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According to the Minnesota Pollution Control Agency, roughly 12 percent of household waste in Minnesota is food scraps and 18 percent is yard waste. Nationally, the Environmental Protection Agency estimates 20 percent of landfill waste is food. Why does this matter? When thrown away and buried, these organic materials have difficulty decomposing and release methane gas, which contributes to global climate change at a rate 21 times greater than that of carbon dioxide over a 100-year period. You can help reverse this trend by composting food scraps and yard waste at home instead of throwing them out. When mixed with air and water, these organic materials decompose into healthy soil.

Home Composting Do’s & Don’ts


  • Plant-based food scraps, like fruit and vegetable peels
  • Coffee grounds, coffee filters, and paper tea bags
  • Eggshells
  • Yard waste including grass clippings, leaves, small twigs, and flowers


  • Charcoal and coal ash
  • Pet feces and pet food
  • Meat, fish, poultry, bones, grease, fats, oils, and dairy
  • Diseased plants or weeds that have gone to seed
  • Compostable plastics and food containers/dishes/cups/cutlery (must be sent to a commercial composting facility)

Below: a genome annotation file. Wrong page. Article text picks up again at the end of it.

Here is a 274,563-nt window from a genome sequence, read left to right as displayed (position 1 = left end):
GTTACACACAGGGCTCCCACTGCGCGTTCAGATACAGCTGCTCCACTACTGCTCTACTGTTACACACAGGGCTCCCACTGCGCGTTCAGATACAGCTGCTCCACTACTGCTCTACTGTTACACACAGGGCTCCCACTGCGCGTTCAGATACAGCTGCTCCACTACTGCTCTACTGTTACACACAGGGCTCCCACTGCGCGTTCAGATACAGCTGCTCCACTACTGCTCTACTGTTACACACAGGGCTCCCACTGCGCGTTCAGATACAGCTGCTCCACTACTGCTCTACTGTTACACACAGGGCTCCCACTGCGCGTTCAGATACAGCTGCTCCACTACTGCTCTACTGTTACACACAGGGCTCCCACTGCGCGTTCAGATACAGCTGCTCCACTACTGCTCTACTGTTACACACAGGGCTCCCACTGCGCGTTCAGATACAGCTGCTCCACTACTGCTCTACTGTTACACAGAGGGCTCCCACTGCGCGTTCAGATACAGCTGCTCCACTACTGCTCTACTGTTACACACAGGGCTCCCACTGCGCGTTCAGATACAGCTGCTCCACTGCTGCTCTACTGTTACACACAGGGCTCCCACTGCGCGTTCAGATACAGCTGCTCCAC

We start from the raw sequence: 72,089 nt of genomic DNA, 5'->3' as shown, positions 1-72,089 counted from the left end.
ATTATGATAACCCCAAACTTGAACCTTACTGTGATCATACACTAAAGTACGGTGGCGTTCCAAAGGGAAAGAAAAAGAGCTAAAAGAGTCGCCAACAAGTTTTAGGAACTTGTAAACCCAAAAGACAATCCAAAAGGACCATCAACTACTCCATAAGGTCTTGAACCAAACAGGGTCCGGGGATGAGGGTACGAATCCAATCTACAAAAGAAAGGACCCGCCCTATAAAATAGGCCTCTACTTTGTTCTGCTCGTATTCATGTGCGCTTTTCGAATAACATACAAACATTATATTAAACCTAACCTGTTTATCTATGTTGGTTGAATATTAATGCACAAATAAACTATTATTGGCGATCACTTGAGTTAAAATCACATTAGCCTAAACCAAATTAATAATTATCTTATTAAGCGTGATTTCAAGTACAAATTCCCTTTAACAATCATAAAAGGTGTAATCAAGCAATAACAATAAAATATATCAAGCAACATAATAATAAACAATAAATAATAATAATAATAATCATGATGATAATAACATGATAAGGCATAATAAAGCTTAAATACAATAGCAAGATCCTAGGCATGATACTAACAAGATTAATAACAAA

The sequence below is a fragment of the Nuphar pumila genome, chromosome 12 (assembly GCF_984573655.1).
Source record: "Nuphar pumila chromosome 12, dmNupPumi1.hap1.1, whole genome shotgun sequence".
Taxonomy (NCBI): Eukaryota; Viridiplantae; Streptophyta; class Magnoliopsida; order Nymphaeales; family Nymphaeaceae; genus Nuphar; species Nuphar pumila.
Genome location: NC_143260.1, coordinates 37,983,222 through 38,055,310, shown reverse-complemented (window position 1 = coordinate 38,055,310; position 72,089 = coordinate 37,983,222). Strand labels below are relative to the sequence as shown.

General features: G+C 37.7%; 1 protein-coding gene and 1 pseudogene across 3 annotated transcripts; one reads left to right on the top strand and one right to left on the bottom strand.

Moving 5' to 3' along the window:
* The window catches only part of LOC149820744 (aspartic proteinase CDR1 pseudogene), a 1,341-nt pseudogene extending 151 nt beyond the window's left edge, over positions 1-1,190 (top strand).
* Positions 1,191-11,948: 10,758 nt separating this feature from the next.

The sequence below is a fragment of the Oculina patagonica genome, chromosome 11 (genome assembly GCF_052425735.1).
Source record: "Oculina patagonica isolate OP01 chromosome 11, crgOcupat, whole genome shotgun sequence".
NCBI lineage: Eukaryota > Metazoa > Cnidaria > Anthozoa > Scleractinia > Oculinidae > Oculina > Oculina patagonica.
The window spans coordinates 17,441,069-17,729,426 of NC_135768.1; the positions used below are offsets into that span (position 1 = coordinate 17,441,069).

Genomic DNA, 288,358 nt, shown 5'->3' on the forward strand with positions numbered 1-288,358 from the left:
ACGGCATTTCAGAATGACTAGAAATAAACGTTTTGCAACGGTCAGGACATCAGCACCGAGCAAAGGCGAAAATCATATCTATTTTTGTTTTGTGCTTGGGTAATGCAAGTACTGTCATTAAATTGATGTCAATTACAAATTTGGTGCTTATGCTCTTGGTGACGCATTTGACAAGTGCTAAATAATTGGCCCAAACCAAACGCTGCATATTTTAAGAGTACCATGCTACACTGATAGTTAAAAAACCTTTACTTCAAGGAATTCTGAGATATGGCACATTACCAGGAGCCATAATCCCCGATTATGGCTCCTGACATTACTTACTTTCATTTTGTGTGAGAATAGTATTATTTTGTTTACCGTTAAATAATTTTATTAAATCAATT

How to Compost


Make or buy an outdoor compost bin and an indoor countertop bin. Pick a spot in your yard that’s easy to access, has good drainage, and is close to a reliable water source. Common materials for making an outdoor bin include lumber, chicken wire, cinder blocks, and wooden shipping pallets.


Fill your indoor bin with food scraps and your outdoor bin with yard waste that has been cut into small pieces. Empty food scraps into your outdoor bin once a week, or when your indoor bin gets full.


Add water to your outdoor bin as needed with a garden hose, watering can, or water collected in a rain barrel. Your compost should be slightly moist to help break down organic materials quicker.

  1. MIX IT UP

Turn the organic matter in your outdoor compost bin with a shovel or pitchfork once a week to help incorporate materials and increase the rate of decomposition.

  1. USE IT

Once decomposed, use final compost as a soil amendment around your yard to grow healthy plants, flowers, fruits, and vegetables. It can also be used as a landscaping mulch or in potted plants. Have a lot? Donate some to a friend, neighbor, or community garden.

Composting Tips

  • Buy an outdoor compost bin from Ramsey County for $64; county residents can save $20. Order online at and enter promo code “Ramsey” to receive the discount or call 651-641-4589.
  • Don’t have access to outdoor space? Collect food scraps and bring them to a Ramsey County organics drop-off site for free. The county offers free starter kits to residents who want to compost their food scraps. They also accept food items at select locations that you can’t easily compost at home, such as meat, fish, poultry, bones and paper products.